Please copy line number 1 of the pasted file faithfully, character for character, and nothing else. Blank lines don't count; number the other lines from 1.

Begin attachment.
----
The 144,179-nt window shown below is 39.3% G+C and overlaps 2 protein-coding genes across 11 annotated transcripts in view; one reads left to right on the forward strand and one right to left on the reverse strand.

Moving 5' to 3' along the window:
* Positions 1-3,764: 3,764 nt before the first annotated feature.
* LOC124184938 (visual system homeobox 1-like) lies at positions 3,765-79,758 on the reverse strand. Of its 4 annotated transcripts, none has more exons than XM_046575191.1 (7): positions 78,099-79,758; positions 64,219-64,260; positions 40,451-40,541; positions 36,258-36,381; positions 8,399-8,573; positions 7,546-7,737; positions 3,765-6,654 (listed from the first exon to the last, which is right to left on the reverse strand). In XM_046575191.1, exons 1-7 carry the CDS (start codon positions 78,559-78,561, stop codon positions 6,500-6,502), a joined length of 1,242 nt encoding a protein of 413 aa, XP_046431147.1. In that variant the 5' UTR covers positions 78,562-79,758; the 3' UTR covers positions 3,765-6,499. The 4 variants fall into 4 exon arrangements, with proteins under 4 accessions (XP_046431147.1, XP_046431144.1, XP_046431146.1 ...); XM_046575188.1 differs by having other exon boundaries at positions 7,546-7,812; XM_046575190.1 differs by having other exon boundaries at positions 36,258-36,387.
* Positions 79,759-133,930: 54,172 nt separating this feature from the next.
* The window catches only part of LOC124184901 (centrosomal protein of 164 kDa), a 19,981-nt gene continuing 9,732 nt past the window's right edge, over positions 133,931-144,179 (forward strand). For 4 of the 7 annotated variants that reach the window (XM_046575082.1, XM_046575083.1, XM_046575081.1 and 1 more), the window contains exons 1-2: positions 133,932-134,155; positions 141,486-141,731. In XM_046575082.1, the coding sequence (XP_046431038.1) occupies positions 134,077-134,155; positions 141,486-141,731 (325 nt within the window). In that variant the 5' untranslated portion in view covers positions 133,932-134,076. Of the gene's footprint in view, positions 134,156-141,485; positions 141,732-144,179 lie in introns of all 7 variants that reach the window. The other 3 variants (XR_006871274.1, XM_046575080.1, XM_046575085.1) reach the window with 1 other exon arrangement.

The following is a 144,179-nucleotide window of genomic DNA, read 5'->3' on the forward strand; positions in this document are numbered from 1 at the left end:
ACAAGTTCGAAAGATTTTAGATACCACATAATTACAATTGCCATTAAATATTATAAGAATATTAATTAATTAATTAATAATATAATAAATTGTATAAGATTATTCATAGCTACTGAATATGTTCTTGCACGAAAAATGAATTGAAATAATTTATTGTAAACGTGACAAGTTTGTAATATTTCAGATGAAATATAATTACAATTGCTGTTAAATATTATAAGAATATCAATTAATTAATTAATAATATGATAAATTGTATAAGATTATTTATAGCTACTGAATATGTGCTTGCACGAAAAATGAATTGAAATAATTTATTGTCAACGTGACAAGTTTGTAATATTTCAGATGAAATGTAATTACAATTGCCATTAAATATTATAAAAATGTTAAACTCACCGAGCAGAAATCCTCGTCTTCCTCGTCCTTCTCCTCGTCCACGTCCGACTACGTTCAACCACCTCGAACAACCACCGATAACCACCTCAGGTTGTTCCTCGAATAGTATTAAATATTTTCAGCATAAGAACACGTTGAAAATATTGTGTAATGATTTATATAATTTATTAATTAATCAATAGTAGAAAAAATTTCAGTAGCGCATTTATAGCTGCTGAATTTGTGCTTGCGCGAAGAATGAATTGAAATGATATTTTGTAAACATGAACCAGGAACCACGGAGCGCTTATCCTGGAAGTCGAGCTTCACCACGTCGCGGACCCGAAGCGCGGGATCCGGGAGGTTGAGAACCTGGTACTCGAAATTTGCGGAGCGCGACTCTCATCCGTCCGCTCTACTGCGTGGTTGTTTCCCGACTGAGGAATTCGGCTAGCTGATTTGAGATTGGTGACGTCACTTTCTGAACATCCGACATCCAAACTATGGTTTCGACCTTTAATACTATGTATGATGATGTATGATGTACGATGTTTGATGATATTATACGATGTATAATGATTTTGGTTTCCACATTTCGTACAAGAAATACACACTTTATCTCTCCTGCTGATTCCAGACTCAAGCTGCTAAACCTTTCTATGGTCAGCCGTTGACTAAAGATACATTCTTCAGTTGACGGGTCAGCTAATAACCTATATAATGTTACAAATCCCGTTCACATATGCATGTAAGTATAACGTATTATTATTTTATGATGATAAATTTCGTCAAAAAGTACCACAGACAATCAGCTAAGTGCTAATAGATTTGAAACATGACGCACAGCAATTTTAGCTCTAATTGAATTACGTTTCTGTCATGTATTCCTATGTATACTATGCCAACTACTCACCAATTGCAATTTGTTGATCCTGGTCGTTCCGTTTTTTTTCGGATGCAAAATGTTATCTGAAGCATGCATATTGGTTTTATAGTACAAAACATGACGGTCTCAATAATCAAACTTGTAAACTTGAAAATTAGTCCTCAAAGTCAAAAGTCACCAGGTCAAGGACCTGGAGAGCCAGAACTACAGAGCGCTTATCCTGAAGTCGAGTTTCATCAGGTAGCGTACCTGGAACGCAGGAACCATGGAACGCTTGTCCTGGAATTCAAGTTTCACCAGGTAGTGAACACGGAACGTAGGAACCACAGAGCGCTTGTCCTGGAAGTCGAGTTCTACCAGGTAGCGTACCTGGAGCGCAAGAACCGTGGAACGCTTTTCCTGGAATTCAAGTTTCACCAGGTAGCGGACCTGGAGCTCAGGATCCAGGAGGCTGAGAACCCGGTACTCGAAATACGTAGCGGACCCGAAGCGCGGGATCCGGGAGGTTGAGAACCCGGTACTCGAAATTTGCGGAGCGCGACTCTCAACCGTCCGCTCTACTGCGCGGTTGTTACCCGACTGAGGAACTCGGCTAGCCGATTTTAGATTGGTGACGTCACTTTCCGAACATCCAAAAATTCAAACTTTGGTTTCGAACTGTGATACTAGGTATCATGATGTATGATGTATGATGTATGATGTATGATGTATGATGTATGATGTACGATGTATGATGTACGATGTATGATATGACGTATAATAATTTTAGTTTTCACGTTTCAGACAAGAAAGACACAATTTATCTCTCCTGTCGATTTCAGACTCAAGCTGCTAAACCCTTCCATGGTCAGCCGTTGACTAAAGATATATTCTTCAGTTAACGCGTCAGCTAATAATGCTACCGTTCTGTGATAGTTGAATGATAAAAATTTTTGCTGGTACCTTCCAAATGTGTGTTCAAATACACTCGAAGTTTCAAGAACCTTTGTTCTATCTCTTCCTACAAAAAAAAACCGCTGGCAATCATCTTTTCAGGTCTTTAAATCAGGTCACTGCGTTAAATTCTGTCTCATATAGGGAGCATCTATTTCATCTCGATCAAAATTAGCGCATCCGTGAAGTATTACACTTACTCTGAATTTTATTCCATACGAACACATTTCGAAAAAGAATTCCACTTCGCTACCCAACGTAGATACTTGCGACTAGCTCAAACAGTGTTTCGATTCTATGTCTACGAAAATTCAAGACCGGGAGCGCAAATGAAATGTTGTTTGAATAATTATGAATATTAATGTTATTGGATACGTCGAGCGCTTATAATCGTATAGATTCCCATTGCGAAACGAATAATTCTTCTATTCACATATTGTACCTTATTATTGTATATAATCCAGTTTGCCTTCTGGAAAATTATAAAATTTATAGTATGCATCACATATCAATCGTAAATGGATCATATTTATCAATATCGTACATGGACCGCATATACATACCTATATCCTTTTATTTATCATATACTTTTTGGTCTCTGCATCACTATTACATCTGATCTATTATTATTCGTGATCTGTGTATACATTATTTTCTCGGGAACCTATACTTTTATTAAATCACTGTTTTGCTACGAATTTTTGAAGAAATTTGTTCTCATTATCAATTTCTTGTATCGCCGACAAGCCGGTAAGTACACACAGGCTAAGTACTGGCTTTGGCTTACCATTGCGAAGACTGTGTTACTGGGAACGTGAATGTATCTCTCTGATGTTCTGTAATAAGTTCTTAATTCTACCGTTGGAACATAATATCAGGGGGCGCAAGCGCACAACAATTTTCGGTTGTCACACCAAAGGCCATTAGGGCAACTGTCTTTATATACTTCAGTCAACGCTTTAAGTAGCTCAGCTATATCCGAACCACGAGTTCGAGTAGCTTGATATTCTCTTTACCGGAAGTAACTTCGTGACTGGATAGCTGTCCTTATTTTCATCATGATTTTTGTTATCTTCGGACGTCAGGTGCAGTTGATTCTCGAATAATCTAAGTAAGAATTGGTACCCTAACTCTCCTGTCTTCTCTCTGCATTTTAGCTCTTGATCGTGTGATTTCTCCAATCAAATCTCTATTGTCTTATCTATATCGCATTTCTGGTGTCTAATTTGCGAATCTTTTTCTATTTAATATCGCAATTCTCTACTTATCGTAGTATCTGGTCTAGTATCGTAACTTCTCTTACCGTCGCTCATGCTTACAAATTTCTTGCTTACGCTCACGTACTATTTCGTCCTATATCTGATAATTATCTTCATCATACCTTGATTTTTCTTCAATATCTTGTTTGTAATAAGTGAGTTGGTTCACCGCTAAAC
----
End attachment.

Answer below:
The 144,179-nt window shown below is 39.3% G+C and overlaps 2 protein-coding genes across 11 annotated transcripts in view; one reads left to right on the forward strand and one right to left on the reverse strand.